The federal government has issued a three-month ultimatum to power Distribution Companies (Discos) to improve the quality of power supply to their customers or be sanctioned.
The Minister of Power, Mr. Mamman Saleh, in a statement wednesday in Abuja, said before the three-month delay on the take-off of the implementation of tariff measures, the Discos must be willing to supply meters, improve power supply and agree on what is the reasonable tariff for consumers.
However, power Generation Companies (Gencos) have blamed the epileptic electricity supply on the federal government for its inability to guarantee adequate gas supply to generate electricity.
The minister said there would only be a rise in tariff when the Discos had committed themselves to play their roles effectively, rather than waiting for Nigerians to pay more for electricity.
"Tariffs will only be raised as the Distribution Companies (Discos) improve the quality of supply, meter consumers, and agree with consumers on rates. Discos that fail to improve will be sanctioned," he said.
Mamman added that the ministry of power remained supportive of a "service-reflective" tariff system, which he said would be more equitable and would encourage investment in the sector.
He said: "The ministry will work with NERC to ensure that improvements happen in the entire Discos network and estimated billing is capped per NERC Order 197/2020. This will eliminate arbitrary billing that Nigerians have raised issues with.
"We are also implementing other key emergency measures to support the NESI (Nigerian Electricity Supply Industry). We are working with the CBN to ensure payments to the generators and gas suppliers through the Payment Assurance Facility (PAF) are expedited to support power supply.
"TCN is also creating emergency measures to ensure staff will be available to monitor the grid and perform technical interventions.
"These changes and emergency measures will have an impact on government finances. The Power Sector Recovery (PSRP) Financing Plan is being updated to reflect the changes. The financing plan will help support ongoing discussions with the World Bank on financial support for the sector and the transition away from tariff support as government optimises its resources," Mamman added.
He explained that the ministry would continue to implement key infrastructure programmes such as the Siemens/Presidential Power Initiative (PPI), continue the transmission rehabilitation and expansion programme in partnership with the World Bank, African Development Bank (AfDB) and other key development partners.
"To support the underserved and citizens without access in this difficult time, the ministry will accelerate programmes with the Rural Electrification Agency (REA) focusing on solar home systems and solar mini-grids that impact the poor. These programmes continue to be supported by the World Bank, African Development Bank, USAID, DFID, and other key development partners.
"The ministry is also in discussions with the central bank to provide financing to accelerate solar off-grid programmes with the REA. We will engage with key NESI players in this difficult time to ensure sustainability of supply," he noted
The Nigerian Electricity Regulatory Commission (NERC) has also urged operators in the industry to ensure quick resolution of customers' complaints during the lockdown in parts of the country.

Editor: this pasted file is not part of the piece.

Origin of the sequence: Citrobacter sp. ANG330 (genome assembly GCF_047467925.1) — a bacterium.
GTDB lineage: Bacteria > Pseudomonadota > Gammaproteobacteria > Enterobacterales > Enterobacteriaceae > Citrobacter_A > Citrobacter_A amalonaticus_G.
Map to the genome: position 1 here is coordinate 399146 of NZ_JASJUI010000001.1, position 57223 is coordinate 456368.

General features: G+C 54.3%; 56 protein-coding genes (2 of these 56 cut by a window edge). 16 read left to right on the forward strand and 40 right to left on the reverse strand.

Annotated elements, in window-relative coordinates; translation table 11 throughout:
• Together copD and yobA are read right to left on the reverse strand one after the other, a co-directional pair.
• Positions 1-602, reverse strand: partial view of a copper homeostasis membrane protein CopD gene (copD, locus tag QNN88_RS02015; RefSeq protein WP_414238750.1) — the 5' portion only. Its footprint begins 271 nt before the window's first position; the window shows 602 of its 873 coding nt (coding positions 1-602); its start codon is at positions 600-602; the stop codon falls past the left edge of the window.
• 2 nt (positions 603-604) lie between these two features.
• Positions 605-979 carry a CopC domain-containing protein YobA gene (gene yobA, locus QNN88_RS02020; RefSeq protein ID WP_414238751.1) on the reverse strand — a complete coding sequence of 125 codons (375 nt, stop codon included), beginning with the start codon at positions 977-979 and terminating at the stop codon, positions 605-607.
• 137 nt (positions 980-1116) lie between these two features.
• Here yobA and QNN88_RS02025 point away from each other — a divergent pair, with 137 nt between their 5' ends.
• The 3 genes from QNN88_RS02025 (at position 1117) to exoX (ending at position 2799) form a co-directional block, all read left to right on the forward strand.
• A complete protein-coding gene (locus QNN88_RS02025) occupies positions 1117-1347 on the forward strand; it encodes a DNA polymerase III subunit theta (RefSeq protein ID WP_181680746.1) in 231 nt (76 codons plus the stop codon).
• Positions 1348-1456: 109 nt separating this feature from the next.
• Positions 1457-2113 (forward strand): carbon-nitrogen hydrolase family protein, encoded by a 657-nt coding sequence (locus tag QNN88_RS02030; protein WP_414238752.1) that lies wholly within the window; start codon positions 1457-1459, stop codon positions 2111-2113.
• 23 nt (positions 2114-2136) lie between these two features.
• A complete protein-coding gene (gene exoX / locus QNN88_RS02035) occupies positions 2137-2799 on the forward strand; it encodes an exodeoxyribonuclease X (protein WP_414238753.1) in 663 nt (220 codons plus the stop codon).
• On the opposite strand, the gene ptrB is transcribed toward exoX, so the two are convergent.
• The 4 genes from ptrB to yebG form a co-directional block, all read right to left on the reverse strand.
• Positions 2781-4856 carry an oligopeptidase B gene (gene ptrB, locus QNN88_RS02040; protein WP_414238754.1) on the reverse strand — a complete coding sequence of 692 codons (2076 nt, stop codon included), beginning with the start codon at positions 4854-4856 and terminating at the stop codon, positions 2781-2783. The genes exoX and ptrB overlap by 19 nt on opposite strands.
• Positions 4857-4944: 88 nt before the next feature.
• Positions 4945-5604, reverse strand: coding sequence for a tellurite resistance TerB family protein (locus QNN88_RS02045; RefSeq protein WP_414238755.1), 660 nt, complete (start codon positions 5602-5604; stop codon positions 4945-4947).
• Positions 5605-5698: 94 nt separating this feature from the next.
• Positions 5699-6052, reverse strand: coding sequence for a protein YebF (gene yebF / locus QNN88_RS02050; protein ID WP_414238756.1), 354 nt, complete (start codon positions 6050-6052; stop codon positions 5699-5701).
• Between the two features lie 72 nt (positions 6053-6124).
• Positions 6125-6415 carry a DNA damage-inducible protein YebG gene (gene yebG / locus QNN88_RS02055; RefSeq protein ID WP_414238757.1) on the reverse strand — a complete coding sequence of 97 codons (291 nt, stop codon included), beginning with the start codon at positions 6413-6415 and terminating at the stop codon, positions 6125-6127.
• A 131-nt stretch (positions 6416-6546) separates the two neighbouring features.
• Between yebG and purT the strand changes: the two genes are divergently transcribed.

"We have been monitoring the rampaging effects of the COVID -19 pandemic in Nigeria and the world at large. Considering the cardinal role of electric power in sustaining the wellbeing of any nation and particularly in powering critical infrastructure, the commission is directing all operators in the electricity industry to ensure continuity of service during this difficult period.
"All operators shall continue to observe instructions and guidance issued by the federal government and the Nigeria Centre for Disease Control towards containing the spread of COVID-19. The Nigerian Electric Supply Industry has been directed to immediately activate its Business Continuity Plan," NERC said in a statement by its Chairman, Prof. James Momoh.
Also yesterday, the Gencos said for the country to attain a stable supply of electricity, the federal government must sort out the incessant gas supply issues in the sector.
The Gencos stated that with thermal power accounting for 80 per cent of Nigeria's power generation and with expenses on gas taking about 60 per cent of all wholesale electricity tariffs in the country, the matter must be resolved for Nigerians to enjoy a stable power supply.
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Executive Secretary of the Association of Power Generation Companies (APGC), the umbrella body of the Gencos, Mrs. Joy Ogaji, in a statement in Abuja, noted that the Gencos were ready to partner the government and stakeholders to evolve strategies that will fast-track the quest for adequate and stable electricity supply in Nigeria.
"The Gencos reiterate their commitment to improving power generation from its thermal and renewable (hydropower plants) sources across the country," it said, adding: "There is, however, a shortage of gas supply for thermal generation companies. Thermal power from gas and steam turbines accounts for about 80 per cent of Nigeria's power generation. Gas unavailability greatly hinders power generation in thermal power plants."
It complained that gas suppliers demanded upfront payment (pre-payment) before they made gas available and that the Gencos could not afford to meet this request given the liquidity issues in the sector.
It added that the Gencos were willing to invest to increase the capacity of power plants and provide investments to cater for maintenance and repairs.